In The Left at Christian Universities part 1, I briefly introduced the observation that many Christian colleges and Universities seem to be moving gradually left. This seems especially true of those that:
1) experienced recent, fairly rapid growth
2) are trying to move up in rankings/ratings, such as in the US NEWS and WORLD REPORT
3) changed from a college to a university in the last 25 years or so (often a sign of the outworking of growth and ambition to be well-thought-of, and the reflection of that in marketing initiatives).
I suppose the first question is:
Why does it matter?
It matters because of what we’ve learned about the typical developmental trajectory of church-related colleges over the last 100-150 years.
Simply, colleges founded by churches rarely (if ever) become secular by moving to the right. (Perhaps you know of one that I don’t. If so, do you know of two? Three? There are a lot of examples the other way.) These institutions become secular by moving to the left (the Christian left) and then it seems to take a generation or so to gradually shed the Christian identity in all but name. One may conjecture about the reasons for this, and about just how the mechanisms work.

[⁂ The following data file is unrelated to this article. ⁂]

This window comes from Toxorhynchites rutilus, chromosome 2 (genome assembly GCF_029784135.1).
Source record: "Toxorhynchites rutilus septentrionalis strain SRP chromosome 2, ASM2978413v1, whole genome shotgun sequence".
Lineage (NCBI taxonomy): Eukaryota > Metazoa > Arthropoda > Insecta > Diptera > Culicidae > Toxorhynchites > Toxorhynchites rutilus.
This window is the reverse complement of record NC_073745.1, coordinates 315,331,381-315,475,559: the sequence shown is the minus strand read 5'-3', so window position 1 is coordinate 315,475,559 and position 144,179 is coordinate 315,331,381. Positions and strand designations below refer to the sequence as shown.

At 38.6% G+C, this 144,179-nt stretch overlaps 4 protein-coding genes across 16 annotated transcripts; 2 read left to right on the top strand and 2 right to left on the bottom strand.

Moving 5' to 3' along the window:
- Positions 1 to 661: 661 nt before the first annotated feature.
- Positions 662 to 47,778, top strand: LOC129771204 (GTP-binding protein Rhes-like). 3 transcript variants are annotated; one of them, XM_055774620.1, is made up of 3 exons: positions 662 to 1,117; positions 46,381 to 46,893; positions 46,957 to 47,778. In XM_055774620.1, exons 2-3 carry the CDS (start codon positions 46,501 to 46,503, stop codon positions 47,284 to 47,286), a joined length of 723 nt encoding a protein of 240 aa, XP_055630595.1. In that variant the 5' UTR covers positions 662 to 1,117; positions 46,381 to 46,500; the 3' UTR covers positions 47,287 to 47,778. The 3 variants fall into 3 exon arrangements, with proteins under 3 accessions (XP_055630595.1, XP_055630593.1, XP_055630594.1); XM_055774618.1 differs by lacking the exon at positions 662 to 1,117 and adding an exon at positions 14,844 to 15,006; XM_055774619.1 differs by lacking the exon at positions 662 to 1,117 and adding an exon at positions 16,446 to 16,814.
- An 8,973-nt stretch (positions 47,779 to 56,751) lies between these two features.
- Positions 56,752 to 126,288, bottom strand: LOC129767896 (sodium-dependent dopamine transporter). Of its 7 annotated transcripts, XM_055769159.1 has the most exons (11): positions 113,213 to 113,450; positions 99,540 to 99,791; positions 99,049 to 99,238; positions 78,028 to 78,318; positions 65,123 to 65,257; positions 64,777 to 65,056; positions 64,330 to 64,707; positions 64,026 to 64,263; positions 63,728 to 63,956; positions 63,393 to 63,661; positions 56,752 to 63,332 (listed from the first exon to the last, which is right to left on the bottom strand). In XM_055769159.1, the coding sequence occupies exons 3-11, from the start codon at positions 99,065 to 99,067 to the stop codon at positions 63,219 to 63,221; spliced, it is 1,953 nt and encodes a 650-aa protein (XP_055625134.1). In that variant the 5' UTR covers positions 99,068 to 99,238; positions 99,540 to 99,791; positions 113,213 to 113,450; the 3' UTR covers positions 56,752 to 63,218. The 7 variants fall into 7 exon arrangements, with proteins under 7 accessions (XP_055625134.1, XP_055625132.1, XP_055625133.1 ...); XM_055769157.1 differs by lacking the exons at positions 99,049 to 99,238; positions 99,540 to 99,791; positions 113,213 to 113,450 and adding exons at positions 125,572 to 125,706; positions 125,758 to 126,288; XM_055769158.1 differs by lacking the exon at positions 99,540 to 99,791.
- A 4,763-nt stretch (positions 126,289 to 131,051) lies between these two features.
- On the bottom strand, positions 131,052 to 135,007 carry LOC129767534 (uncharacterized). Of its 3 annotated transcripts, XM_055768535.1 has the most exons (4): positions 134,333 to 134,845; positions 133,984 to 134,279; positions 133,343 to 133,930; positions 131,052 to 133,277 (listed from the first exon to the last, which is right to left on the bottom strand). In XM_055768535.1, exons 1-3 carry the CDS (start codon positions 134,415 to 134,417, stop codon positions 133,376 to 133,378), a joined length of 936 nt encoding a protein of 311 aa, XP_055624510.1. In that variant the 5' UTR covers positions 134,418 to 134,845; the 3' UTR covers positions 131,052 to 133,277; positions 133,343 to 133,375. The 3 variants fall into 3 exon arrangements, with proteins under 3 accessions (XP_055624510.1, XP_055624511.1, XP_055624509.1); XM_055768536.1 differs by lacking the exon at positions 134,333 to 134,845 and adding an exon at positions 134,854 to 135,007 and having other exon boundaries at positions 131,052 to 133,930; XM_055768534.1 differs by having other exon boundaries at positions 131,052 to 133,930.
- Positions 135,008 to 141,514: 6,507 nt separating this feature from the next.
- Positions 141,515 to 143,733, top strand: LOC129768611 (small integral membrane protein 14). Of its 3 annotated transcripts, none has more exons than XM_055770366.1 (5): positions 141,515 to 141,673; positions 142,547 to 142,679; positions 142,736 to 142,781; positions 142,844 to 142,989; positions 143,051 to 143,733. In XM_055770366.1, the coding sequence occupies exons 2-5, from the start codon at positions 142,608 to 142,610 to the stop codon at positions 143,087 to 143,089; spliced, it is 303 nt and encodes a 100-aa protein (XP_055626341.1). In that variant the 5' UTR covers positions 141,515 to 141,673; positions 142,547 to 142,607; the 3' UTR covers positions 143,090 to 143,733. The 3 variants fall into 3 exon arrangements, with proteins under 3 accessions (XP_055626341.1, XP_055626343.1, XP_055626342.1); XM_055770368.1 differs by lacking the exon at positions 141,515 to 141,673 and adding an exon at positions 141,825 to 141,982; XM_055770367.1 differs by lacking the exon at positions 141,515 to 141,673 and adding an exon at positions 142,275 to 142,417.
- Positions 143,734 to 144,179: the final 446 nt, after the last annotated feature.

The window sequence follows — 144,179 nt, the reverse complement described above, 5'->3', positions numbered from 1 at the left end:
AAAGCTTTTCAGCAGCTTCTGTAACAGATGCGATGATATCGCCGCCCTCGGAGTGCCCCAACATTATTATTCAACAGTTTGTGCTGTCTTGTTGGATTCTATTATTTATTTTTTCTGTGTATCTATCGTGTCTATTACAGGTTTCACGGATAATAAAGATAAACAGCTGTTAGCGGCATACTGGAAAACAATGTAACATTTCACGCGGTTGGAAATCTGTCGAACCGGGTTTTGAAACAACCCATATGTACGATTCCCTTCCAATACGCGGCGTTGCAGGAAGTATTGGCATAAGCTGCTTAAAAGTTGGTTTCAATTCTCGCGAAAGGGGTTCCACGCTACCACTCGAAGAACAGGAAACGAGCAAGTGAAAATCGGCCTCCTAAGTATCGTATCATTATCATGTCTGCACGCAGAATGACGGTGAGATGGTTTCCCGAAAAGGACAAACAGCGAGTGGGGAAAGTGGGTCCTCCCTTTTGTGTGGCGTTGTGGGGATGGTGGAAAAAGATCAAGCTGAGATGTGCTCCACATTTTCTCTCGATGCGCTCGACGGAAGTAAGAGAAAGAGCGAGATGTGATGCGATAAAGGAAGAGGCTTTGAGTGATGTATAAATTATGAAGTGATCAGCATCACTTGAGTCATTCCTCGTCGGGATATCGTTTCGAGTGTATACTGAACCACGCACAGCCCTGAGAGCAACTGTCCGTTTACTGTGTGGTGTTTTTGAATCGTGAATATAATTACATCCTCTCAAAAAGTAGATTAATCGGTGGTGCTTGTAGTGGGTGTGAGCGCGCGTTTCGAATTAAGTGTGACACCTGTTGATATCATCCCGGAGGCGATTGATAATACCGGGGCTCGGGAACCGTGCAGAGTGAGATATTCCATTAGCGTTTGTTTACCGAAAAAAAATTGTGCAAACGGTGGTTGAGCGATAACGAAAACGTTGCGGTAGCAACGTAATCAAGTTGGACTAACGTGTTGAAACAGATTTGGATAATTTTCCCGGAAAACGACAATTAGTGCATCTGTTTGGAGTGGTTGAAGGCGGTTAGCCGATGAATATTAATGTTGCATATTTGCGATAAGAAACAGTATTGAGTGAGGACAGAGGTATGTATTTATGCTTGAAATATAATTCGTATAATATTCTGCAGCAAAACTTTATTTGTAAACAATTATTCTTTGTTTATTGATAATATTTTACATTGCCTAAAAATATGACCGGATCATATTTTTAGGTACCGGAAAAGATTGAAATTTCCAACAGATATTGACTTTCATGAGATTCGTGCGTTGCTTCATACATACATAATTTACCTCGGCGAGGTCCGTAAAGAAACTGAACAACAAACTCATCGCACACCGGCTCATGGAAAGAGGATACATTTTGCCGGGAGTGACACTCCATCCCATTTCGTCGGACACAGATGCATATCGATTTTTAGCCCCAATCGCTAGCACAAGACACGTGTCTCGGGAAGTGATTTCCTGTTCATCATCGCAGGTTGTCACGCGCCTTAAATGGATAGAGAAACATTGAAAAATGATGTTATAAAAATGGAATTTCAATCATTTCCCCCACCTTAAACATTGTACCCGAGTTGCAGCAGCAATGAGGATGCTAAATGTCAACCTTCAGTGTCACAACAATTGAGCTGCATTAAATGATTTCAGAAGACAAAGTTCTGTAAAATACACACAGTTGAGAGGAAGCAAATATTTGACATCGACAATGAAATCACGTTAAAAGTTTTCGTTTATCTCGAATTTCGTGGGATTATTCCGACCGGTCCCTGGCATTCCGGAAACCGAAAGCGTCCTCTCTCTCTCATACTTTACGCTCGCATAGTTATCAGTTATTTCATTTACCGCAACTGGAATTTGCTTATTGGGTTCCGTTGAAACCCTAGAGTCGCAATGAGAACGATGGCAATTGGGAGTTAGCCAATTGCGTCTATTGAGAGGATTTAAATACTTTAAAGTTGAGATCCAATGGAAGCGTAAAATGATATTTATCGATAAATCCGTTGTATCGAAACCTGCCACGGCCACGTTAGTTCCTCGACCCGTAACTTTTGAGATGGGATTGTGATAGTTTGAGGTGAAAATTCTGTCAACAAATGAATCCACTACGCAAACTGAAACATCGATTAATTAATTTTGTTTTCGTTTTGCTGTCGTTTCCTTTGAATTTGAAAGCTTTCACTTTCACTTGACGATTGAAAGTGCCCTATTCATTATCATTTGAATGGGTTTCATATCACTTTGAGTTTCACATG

It seems critical that we examine the historical sources of the ideas that are represented in and by the Christian left and right. If an idea or perspective can be shown on historical grounds to have arisen from sources which are anti-Christian (something more than merely non-Christian), we are correct to look with great suspicion on its current manifestations, regardless of how much God-talk we surround it with. For example, rules of logic developed from the writings of Greek philosophers are merely non-Christian, not anti-Christian. On the other hand, we should be deeply suspicious of a teaching about the value of human persons that flows in a logical way from the assumption that we are mere meat machines, an anti-Christian perspective that cannot possible lead to sound moral judgments.